It set the scene nicely for Razzak and Gazi who then ran through the middle-order, taking three wickets each. Razzak, the country's highest wicket-taker in ODIs, removed the big-hitting Dwayne Smith with a leg-before decision that could have gone either way but went in Razzak's favour. He straightened one to Darren Bravo an over later which caught his outside edge and Mushfiqur juggled and completed the catch. Devon Thomas was sent back two balls later, a beauty of an arm ball that went through bat and pad.

Razzak, like Mashrafe, is from the southwest, a town called Bagerhat which is 30km south of Khulna city towards the Bay of Bengal. He has also been a figure that has stabilised the team, particularly adding much-needed balance to the spin attack in the absence of Shakib Al Hasan. He has the knack of controlling one end with a very straight line of attack, the variations coming to his aid when he wants to take a wicket.

Despite the proximity of their hometowns, they have taken different routes to the national team. Razzak is a graduate of the Bangladesh Institute of Sport who turned into a Dhaka Premier League star through bags of wickets. Mashrafe is younger than Razzak but had started playing for Bangladesh three years earlier when he shot to fame in an age-group tournament and was slotted into the Test side.

But both need to feel comfortable in the team environment, and this time they seem happy. Mashrafe's relationship with Shane Jurgensen has made him feel at ease. Previously he has had communication gaps with coaches who saw him fleetingly due to his injuries. Razzak, meanwhile, has thrived in the confidence of his 43 wickets from five first-class matches this season.

The difference between Bangladesh teams of old and the ones in this decade is that they listen to all contributors and not just senior figures, which has often come under fire. Mashrafe and Razzak have had the wickets to back up the words, and the team is fortunate that they have it in their interest to keep speaking to teammates who need a bit of direction in international cricket.

Mohammad Isam is ESPNcricinfo's Bangladesh correspondent

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Comments: 19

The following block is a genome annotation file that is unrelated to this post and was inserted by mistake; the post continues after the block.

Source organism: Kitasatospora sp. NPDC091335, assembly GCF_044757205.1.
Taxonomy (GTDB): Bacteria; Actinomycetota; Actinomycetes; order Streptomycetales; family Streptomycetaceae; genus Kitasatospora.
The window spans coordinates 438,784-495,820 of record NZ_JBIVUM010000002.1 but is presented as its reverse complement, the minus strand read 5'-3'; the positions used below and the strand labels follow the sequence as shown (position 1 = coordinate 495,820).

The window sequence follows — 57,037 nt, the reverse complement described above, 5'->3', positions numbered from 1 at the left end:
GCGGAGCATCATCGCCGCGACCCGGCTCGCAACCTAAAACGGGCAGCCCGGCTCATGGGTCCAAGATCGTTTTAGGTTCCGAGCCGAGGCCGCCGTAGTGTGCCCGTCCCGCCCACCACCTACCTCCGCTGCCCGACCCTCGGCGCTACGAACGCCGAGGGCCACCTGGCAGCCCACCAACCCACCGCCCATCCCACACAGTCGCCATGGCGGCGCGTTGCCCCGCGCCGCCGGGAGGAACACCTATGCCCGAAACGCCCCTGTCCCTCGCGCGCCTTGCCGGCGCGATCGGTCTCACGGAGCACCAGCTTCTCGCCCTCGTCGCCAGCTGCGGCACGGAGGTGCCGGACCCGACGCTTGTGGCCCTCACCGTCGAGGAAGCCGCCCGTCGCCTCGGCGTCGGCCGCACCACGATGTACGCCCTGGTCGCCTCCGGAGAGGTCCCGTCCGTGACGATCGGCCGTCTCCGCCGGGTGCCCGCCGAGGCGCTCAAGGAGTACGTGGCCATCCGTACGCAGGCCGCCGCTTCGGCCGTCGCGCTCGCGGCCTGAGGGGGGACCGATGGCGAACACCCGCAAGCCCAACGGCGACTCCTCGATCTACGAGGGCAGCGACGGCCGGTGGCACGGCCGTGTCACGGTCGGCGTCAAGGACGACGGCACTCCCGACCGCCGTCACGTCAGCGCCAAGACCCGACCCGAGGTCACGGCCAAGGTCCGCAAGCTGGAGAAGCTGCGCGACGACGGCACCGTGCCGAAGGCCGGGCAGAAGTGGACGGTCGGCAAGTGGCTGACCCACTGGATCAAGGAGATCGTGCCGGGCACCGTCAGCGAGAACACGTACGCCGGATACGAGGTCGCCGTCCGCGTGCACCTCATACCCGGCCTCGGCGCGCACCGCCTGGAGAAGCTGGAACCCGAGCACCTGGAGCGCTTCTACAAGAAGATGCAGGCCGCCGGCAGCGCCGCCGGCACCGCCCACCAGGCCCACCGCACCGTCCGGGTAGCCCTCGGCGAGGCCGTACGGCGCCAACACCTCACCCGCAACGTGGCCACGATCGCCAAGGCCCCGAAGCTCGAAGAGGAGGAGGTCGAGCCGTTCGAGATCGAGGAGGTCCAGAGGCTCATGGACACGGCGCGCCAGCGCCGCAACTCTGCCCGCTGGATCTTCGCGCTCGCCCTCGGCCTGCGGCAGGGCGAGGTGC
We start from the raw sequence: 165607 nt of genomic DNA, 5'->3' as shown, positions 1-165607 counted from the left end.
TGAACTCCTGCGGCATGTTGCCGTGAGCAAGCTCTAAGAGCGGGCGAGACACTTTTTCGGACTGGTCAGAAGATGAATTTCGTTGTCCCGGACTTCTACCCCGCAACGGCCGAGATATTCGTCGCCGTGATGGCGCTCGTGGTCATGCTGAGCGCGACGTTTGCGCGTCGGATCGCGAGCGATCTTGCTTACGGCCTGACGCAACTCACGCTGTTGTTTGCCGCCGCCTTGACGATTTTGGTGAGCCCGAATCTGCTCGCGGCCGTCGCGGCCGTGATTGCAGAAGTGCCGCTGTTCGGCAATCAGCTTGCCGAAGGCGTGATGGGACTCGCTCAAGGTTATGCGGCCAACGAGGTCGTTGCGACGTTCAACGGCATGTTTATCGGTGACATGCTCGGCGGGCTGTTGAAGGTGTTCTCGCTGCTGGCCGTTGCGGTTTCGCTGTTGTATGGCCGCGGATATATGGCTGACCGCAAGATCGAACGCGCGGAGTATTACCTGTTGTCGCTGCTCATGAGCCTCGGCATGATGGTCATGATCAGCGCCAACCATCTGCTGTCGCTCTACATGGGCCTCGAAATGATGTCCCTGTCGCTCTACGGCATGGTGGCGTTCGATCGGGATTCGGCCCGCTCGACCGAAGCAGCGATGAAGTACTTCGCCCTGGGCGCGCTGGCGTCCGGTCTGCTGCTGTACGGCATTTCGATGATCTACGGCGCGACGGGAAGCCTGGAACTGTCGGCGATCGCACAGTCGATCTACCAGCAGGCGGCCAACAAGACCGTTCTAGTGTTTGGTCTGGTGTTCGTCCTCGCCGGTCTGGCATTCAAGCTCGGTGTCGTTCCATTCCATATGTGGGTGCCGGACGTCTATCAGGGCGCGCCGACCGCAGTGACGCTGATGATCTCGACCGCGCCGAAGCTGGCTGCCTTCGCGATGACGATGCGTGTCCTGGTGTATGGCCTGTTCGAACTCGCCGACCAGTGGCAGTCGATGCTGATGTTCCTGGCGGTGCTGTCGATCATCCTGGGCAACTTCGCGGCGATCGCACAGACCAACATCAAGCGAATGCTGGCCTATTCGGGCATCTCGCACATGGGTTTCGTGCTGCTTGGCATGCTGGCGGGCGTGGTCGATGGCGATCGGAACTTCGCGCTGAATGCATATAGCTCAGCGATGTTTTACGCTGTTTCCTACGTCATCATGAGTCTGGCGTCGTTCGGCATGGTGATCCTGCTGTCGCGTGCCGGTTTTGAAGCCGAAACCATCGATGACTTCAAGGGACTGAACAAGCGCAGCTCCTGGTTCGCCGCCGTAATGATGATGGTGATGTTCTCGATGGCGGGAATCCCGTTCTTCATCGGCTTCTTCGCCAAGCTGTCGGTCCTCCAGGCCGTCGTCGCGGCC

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Posted by Dummy4 on (December 5, 2012, 7:51 GMT)

MASHRAFEE MURTAZA is like a Michael Jordan (Chicago Bulls) or Karim Abdul Jabbar (LA Lakers) of BD team. His mere presence sets up the whole tone for the team. He is truly a leader who can lead a team. I just hope he doesn't get injured anymore because I believe he can offer lot more for the country than what he's already produced so far.

Posted by Ekram on (December 3, 2012, 19:21 GMT)

BD needs to hire specialist fast bowling coaches (Wasim Akram) for the long term for both the national team and academy level to produce genuine pace bowlers.

Posted by Yasmin on (December 3, 2012, 19:11 GMT)


Totally agree with your sentiment. If we can properly train the kind of lineup we've recently acquired, we would truly be a formidable opponent. However, I think talent was never an issue for the BD team...what we always lacked and we still do is TEMPERMENT. A player can hide a lot of holes in his game by being overly aggressive during ODI matches. However, these players always get exposed during the TEST matches. During the recent test series against the WI team, our players repeatedly exposed their lack of restrain and poor shot selection. Chanderpaul showed everybody what being a test player is all about. He plays with controlled aggressiveness and with tons and tons of patience. At one point he didn't score a singe run in 30 consecutive deliveries. Until somebody can teach TAMIM and his buddies to channel their aggression and build a better temperment for the game, we'll continue to find ourself at the bottom of the pile for many more years to come.